Taken together, TLF most likely provides an alternative mechanism of transcription initiation. The details of this alternative mechanism of initiation are not yet known but may involve chromatin remodeling. A requirement for TLF in germ cells is conserved from fly to mouse, whereas TLF is also essential for early embryogenesis in all non-mammalian metazoans examined (worm, fly, fish, frog) but not in mouse.

TBP2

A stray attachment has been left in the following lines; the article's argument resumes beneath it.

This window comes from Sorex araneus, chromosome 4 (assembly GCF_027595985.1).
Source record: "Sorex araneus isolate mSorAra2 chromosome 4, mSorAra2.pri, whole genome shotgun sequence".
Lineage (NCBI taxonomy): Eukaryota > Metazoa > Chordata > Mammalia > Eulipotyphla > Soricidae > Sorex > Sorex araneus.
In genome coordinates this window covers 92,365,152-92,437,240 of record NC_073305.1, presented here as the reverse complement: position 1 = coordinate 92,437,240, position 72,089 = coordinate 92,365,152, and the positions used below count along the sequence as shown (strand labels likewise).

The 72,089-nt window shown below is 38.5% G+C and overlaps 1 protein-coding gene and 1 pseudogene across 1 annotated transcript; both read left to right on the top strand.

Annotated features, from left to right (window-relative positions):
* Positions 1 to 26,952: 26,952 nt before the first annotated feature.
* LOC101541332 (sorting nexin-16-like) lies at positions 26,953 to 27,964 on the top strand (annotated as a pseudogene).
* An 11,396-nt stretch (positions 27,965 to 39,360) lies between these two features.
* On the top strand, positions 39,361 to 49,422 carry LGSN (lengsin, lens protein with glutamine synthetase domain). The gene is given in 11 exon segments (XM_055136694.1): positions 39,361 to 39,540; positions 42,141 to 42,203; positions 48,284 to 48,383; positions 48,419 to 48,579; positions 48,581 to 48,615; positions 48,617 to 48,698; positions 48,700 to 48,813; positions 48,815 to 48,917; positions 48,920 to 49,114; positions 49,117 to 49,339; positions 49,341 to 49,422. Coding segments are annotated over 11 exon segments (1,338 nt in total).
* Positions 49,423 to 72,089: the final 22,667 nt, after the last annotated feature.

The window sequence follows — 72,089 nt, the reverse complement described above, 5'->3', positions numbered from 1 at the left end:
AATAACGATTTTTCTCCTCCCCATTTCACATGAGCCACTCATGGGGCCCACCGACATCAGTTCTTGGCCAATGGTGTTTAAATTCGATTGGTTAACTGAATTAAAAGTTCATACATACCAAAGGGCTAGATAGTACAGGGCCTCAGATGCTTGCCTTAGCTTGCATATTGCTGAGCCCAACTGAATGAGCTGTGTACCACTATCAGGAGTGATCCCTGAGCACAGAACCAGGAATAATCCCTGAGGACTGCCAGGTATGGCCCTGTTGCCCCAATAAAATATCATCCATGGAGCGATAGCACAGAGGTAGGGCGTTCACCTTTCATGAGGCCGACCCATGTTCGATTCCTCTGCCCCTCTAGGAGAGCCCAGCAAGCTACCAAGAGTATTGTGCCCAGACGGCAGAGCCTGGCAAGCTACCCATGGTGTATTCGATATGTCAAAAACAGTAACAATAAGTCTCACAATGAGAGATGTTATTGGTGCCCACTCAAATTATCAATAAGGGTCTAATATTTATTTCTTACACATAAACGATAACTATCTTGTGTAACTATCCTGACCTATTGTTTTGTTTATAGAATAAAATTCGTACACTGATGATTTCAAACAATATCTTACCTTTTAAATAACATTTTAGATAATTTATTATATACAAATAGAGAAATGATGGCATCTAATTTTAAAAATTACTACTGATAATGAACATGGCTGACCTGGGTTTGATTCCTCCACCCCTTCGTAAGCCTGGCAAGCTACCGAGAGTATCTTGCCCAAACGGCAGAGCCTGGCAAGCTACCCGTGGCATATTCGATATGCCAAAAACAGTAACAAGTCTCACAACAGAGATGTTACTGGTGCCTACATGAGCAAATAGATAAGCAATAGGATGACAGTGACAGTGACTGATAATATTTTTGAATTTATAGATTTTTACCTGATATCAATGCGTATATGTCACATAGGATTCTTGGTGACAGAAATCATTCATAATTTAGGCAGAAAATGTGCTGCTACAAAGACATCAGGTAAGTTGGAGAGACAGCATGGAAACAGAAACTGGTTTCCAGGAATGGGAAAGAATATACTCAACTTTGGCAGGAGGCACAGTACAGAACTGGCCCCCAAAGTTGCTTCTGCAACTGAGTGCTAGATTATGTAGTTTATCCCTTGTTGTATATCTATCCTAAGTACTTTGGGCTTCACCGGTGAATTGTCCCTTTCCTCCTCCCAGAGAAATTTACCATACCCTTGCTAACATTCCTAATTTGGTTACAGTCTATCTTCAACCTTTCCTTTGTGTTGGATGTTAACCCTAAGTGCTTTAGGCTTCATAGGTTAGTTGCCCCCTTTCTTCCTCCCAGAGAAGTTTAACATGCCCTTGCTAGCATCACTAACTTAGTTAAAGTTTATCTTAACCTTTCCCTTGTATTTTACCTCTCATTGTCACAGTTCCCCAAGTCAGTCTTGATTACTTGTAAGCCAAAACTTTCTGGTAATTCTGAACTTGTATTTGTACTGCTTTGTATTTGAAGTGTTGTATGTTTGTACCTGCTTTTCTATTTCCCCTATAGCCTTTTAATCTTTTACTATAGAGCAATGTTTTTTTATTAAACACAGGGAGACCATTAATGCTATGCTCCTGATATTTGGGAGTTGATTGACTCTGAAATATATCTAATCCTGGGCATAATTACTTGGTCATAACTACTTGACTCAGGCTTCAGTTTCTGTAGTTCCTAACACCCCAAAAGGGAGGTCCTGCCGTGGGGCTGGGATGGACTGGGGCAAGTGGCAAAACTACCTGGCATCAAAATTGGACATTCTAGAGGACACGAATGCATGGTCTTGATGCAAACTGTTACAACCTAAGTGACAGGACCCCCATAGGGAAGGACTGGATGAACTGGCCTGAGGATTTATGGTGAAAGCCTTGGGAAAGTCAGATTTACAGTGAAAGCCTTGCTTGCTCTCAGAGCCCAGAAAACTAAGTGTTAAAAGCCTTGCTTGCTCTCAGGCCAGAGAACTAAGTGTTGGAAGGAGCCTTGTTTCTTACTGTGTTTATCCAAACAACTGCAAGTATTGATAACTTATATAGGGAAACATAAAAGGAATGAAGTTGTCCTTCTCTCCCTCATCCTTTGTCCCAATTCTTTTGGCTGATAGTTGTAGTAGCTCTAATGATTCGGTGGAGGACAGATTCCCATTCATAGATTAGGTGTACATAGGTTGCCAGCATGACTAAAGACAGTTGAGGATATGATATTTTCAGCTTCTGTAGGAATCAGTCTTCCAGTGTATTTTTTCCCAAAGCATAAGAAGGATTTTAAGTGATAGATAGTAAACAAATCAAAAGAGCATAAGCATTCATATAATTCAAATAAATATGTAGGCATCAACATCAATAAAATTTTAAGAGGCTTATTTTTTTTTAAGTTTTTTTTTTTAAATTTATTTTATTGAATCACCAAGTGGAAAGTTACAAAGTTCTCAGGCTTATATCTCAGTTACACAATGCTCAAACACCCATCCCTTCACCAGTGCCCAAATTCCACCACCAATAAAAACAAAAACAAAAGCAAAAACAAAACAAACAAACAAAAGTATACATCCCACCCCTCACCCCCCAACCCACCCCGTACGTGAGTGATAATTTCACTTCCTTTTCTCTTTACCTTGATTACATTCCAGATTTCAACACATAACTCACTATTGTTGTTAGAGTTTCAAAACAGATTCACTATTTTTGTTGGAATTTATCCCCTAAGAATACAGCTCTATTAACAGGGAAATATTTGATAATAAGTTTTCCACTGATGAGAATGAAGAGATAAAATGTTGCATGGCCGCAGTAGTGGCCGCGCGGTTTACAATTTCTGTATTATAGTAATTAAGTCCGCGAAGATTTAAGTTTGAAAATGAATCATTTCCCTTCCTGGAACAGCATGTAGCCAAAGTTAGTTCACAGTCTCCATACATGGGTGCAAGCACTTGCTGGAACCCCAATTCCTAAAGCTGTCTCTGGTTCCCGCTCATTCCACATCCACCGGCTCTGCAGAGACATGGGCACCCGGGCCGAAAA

TBP2 (also known as TBPL2, TRF3) is the most recently identified member of TBP family. It has only been found in vertebrate genomes (Figure 3) and is the most closely related TBP paralog showing 95% sequence identity in the core domain (Figures 1, 2) [84, 85]. It can bind to the TATA box, interacts with TFIIA and TFIIB and promotes basal transcription in vitro[84, 85]. Although some early reports suggested a widespread expression of TBP2, it has become apparent that the main site of TBP2 expression is in oocytes, with lower but detectable expression of TBP2 RNA and protein in early embryos and embryonic stem cells, a pattern conserved in zebrafish, frog and mouse [50, 8488]. The absence of TBP protein in oocytes and the abundance of TBP2 in this cell type, suggested that TBP2 functions as a TBP replacement factor in oocytes [85]. TBP2 binds to the transcriptionally active loops of the meiosis I lampbrush chromosomes of Xenopus oocytes [86]. TBP2 promotes RNAP-II transcription in oocytes, but ectopically expressed TBP can do the same, showing that switching of initiation factors can be driven by expression levels in this system. Most of the oocyte TBP2 protein is actively degraded during meiotic maturation of oocytes, however, some residual maternal TBP2 remains in early embryos [85, 86] (Figure 4). The first functional studies in fish and frog showed that TBP2 is indispensable for embryonic development [84, 85]. A requirement for TBP2 is found particularly among vertebrate-specific genes expressed during embryogenesis, implicating this initiation factor in developmental innovation in vertebrates; TBP2 is involved in ventral specification during frog development [56]. A function for TBP2 has also been reported in differentiation pathways in zebrafish and mouse [89, 90]. During zebrafish embryogenesis, TBP2 binds and promotes transcription of the mespa gene, which encodes a transcription factor that initiates a pathway required for the commitment of ventral mesoderm to the hematopoietic lineage [90]. This function of TBP2 is dependent on its interaction with TAF3 [91]. In contrast, TBP2 knockout mice are perfectly viable with no overt defects in embryogenesis or somatic cell differentiation. Rather the loss of TBP2 severely affects oocyte folliculogenesis rendering female Tbp2 -/- mice sterile [57]. So in mouse the most physiologically relevant function of TBP2 is in oocytes where it is most abundant, whereas in frog and fish TBP2 is also essential for embryogenesis.